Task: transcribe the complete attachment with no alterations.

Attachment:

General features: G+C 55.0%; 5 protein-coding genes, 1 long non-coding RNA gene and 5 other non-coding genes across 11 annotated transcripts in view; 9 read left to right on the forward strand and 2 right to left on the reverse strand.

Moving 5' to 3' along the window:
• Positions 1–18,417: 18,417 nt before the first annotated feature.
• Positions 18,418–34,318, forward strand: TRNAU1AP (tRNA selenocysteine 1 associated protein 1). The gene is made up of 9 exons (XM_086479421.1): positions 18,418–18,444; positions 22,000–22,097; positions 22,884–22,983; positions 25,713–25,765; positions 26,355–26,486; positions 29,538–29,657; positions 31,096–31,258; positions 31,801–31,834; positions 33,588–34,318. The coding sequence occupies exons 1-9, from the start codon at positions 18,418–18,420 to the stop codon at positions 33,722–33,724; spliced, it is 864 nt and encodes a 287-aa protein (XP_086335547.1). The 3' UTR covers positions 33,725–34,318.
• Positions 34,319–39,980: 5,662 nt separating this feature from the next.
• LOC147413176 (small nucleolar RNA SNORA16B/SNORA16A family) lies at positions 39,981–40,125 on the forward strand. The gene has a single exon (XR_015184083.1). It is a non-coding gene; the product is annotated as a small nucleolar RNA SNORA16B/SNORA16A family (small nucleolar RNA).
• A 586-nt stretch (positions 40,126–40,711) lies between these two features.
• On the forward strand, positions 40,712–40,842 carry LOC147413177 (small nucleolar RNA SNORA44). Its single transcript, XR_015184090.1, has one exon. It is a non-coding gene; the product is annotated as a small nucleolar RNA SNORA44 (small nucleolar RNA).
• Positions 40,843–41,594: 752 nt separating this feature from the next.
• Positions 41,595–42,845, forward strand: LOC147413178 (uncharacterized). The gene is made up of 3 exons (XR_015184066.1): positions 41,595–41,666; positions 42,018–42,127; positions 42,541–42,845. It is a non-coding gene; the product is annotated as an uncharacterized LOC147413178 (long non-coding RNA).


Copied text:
General features: G+C 55.0%; 5 protein-coding genes, 1 long non-coding RNA gene and 5 other non-coding genes across 11 annotated transcripts in view; 9 read left to right on the forward strand and 2 right to left on the reverse strand.

Moving 5' to 3' along the window:
• Positions 1–18,417: 18,417 nt before the first annotated feature.
• Positions 18,418–34,318, forward strand: TRNAU1AP (tRNA selenocysteine 1 associated protein 1). The gene is made up of 9 exons (XM_086479421.1): positions 18,418–18,444; positions 22,000–22,097; positions 22,884–22,983; positions 25,713–25,765; positions 26,355–26,486; positions 29,538–29,657; positions 31,096–31,258; positions 31,801–31,834; positions 33,588–34,318. The coding sequence occupies exons 1-9, from the start codon at positions 18,418–18,420 to the stop codon at positions 33,722–33,724; spliced, it is 864 nt and encodes a 287-aa protein (XP_086335547.1). The 3' UTR covers positions 33,725–34,318.
• Positions 34,319–39,980: 5,662 nt separating this feature from the next.
• LOC147413176 (small nucleolar RNA SNORA16B/SNORA16A family) lies at positions 39,981–40,125 on the forward strand. The gene has a single exon (XR_015184083.1). It is a non-coding gene; the product is annotated as a small nucleolar RNA SNORA16B/SNORA16A family (small nucleolar RNA).
• A 586-nt stretch (positions 40,126–40,711) lies between these two features.
• On the forward strand, positions 40,712–40,842 carry LOC147413177 (small nucleolar RNA SNORA44). Its single transcript, XR_015184090.1, has one exon. It is a non-coding gene; the product is annotated as a small nucleolar RNA SNORA44 (small nucleolar RNA).
• Positions 40,843–41,594: 752 nt separating this feature from the next.
• Positions 41,595–42,845, forward strand: LOC147413178 (uncharacterized). The gene is made up of 3 exons (XR_015184066.1): positions 41,595–41,666; positions 42,018–42,127; positions 42,541–42,845. It is a non-coding gene; the product is annotated as an uncharacterized LOC147413178 (long non-coding RNA).